Seventy Great Inventions of the Ancient Worldby Brian M. Fagan
Pub. Date: 11/28/2004
Publisher: W W Norton & Co Inc
Stone choppers, eyed needles, camel saddles, chariots, and contraceptives: the past is paved with remarkable inventions. The latest book in this popular series takes us on an eye-opening
The origins of technologies that shape the world around us, illustrated with hundreds of evocative photographs and specially commissioned diagrams, reconstructions, and plans.
Stone choppers, eyed needles, camel saddles, chariots, and contraceptives: the past is paved with remarkable inventions. The latest book in this popular series takes us on an eye-opening and unusual journey through early human innovationssome fundamental and others intriguing or bizarre. An international team of scientists, archaeologists, and historians reveals seventy of the most extraordinary inventions, from two-and-a-half million years ago up to the early medieval period.
The book begins with the basic technologies of stone, fire, woodworking, ceramics, metallurgy, glass, and weaving. We watch Stone Age flint-knappers at work and look over the shoulders of early metalworkers as they fabricate glittering ornaments in copper and gold. Some of the most fundamental questions of the past are addressed. How and where did agriculture evolve? How did Romans and others heat and plumb their dwellings? What roles did cooking, food preservation, and fermentation play in the development of ancient cuisine? How did the wheel and cart change human life? When did the first roads appear, and when did long-distance seafaring begin?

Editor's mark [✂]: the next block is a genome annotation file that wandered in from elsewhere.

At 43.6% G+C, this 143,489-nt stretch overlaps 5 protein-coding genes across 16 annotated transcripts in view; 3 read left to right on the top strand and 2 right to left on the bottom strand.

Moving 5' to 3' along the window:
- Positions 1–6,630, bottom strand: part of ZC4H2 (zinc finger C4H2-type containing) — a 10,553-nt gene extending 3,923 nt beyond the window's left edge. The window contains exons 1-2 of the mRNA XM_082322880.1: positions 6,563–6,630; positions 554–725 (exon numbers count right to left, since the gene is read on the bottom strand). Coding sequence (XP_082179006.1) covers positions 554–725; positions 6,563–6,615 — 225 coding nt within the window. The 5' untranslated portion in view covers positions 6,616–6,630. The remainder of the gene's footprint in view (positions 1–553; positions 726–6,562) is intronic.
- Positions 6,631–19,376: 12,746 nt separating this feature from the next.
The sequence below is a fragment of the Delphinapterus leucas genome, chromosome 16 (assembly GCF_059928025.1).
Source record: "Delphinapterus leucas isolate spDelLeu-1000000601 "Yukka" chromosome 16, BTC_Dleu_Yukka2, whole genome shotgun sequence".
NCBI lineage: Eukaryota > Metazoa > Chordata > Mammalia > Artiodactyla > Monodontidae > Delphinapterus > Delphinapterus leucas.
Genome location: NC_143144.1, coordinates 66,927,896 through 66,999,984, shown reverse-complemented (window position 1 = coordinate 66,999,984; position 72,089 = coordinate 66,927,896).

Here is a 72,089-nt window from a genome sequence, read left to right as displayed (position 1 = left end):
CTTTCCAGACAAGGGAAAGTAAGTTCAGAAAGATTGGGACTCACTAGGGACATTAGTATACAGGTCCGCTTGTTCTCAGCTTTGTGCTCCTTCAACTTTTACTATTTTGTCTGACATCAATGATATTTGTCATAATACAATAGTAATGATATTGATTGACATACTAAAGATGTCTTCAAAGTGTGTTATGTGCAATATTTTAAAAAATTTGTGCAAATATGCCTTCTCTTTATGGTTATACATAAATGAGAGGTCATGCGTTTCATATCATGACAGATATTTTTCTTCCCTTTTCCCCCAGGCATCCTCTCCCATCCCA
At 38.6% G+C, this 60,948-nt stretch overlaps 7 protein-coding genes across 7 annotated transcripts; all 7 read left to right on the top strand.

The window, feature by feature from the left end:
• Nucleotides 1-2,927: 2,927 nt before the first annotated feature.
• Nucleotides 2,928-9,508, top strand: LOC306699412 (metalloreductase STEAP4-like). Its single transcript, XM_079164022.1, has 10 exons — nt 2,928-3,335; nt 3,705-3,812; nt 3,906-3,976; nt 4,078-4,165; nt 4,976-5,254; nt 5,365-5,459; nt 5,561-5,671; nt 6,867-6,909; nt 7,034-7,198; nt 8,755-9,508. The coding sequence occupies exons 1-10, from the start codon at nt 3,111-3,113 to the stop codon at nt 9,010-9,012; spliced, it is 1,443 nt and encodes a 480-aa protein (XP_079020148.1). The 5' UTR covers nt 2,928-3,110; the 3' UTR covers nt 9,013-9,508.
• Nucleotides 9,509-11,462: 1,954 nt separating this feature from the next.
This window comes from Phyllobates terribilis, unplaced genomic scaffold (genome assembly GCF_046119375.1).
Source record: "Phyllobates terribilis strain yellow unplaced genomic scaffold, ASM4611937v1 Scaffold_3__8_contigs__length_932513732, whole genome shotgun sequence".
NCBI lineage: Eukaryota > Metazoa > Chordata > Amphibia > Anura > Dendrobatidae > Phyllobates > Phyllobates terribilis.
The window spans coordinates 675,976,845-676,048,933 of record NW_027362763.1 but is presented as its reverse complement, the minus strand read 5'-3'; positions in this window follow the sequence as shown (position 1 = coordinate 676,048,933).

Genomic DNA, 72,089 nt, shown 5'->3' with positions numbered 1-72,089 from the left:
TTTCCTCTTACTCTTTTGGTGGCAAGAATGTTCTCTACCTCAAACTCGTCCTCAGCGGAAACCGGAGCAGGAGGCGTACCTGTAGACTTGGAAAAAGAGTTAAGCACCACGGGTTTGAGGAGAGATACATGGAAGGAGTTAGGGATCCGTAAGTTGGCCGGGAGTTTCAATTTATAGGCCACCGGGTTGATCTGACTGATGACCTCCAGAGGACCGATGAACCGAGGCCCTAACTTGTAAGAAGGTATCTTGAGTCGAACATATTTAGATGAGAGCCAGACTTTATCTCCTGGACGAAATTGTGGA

Later sections look at the origins of hunting, war and sport, art and science, and personal adornment. Weapons of war evolved from spears, bows, and arrows to swords, shields, catapults, and crossbows. The book examines the earliest human art traditionsbody painting and tattooingand traces the beginning of writing, the early use of codes and ciphers, and the origins ofcalendars and astronomy. 515 illustrations, 250 in color.
Author Biography: Brian M. Fagan is Emeritus Professor of Anthropology at the University of California, Santa Barbara, and a foremost authority on world prehistory. Among his many books are The Seventy Great Mysteries of the Ancient World.
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This book describes the ways in which people attained civilization. For once, we don't hear of the wars and conquering kings which actually was only a tiny part of the whole real history. Our modern civilization is so strong and safe because of inventions, not from government, their regulations and their wars. The author covers all aspects of invention. There was much more innovation than you might havethought was necessary to make civilization. For example, the author proves that the sewing needle was the most important invention of all time because the clothing it enabled made the expansion to the cold regions possible.
The text is easy to understand and the pictures are colorful and descriptive.
If you want to learn why civilization arose, and be inspired to build more in the present day, this book is for you.